Online peer support groups on text-based platforms, such as Facebook groups or discussion forums, can have a much larger membership than in-person groups or groups using videoconferencing platforms. Moderators should provide a clear description of the purpose of the group and who it is for, and what the ground rules are.
Explanation and Examples
Findings from an extensive systematic literature research on online peer support for people with different chronic, neurodegenerative conditions, identified several elements of best practice. Online health communities, for example on social media or discussion forums can have a large membership and tend to be more anonymous in nature. To prevent access by people for whom the group is not really intended, the group should be closed. This means that the moderators need to approve before new members can join. This goes hand in hand with the purpose of the group and who it is for. For example, if the group is only for people living with a Onset of dementia symptoms before the age of 65. More diagnosis, moderators may want to avoid that family members, healthcare professionals, or researchers access the group. This is to allow the members to speak freely and to respect their privacy. It is also important to clearly indicate, preferably on the home page, who the group is for. Is it only for people with a diagnosis, only for carers, or for both? Finally, it is the responsibility of the moderator to intervene when someone shares harmful, misleading, or disrespectful content in the group. The moderator should delete such messages and, if possible, contact the author. In this way the moderator ensures the group remains a safe space for everyone.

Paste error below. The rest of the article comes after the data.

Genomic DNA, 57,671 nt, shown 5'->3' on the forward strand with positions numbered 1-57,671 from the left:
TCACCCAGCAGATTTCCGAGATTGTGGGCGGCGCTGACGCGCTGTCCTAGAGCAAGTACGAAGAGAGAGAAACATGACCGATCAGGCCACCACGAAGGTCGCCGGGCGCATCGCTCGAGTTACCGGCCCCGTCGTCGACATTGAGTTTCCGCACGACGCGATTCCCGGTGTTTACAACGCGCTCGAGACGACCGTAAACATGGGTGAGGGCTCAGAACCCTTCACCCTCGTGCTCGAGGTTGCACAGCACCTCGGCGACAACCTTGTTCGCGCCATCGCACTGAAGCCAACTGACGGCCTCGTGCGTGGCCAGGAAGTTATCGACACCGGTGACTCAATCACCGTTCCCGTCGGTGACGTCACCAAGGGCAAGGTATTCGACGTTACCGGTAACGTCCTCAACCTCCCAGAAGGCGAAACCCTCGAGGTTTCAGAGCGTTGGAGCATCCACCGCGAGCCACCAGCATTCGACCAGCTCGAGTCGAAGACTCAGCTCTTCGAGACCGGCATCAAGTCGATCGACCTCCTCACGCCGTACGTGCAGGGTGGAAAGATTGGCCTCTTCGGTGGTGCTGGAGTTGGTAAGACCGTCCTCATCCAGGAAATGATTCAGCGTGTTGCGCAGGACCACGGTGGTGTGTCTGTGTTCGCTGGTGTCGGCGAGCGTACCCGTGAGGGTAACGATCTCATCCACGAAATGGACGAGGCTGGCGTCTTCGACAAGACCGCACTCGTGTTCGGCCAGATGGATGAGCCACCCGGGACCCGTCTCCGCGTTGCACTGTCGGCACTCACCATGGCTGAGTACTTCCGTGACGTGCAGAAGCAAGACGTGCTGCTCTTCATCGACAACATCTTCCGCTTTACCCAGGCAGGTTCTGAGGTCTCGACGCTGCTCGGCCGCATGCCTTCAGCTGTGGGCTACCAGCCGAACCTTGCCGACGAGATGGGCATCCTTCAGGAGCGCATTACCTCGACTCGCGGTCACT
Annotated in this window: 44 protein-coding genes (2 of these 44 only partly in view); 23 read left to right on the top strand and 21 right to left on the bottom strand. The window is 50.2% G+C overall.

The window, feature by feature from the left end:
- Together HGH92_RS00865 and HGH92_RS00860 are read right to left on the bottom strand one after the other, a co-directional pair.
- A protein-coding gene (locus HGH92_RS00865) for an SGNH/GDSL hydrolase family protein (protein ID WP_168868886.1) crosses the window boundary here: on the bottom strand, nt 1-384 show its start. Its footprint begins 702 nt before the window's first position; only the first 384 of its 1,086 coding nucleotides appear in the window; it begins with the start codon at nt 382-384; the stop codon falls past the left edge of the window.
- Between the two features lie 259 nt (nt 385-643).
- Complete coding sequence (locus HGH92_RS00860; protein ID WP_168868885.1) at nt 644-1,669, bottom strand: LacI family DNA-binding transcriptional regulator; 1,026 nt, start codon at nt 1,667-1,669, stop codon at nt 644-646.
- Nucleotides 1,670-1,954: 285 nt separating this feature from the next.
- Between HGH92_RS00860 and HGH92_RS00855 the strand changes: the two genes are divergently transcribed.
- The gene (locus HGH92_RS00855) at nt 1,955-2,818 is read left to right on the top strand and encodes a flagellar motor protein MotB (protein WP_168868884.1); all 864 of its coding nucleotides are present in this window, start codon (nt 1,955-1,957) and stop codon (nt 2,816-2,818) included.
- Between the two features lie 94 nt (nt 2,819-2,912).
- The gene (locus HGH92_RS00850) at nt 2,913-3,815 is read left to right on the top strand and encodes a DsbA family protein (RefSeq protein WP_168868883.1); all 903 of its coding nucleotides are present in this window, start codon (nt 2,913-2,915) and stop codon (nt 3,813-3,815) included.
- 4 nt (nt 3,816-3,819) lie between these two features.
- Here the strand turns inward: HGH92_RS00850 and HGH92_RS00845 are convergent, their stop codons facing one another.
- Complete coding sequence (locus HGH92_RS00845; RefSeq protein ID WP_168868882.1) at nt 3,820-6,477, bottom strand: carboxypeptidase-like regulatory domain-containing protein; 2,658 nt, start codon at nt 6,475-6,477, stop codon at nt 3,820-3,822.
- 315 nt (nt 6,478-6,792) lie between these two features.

The findings of the systematic literature review were echoed by people with Onset of dementia symptoms before the age of 65. More who took part in individual interviews and had experiences with peer support on text-based platforms.
ThemesOnline intervention Peer support People with dementia Text-based platforms Young Onset Dementia
Target groupsHealth care providers & patient organizations Social care providers
Type of evidence
Systematic literature review on online peer support for people with Parkinson’s Disease, MS, and ALS.
Gerritzen, E.V., Lee, A.R., McDermott, O., Coulson, N., & Orrell, M. (2022). Online peer support for people with Parkinson’s Disease: Narrative synthesis systematic review. JMIR Aging, 5(3). doi.org/10.2196/35425 https://aging.jmir.org/2022/3/e35425
Gerritzen, E.V., Lee, A.R., McDermott, O., Coulson, N., & Orrell, M. (2022). Online peer support for people with Multiple Sclerosis: Narrative synthesis systematic review. International Journal of MS Care 1 November 2022; 24 (6): 252–259. doi: doi.org/10.7224/1537-2073.2022-040
Gerritzen, E.V., Lee, A.R., McDermott, O., Coulson, N., & Orrell, M. (2022). Online peer support for people with Amyotrophic Lateral Sclerosis: Narrative synthesis systematic review. Under review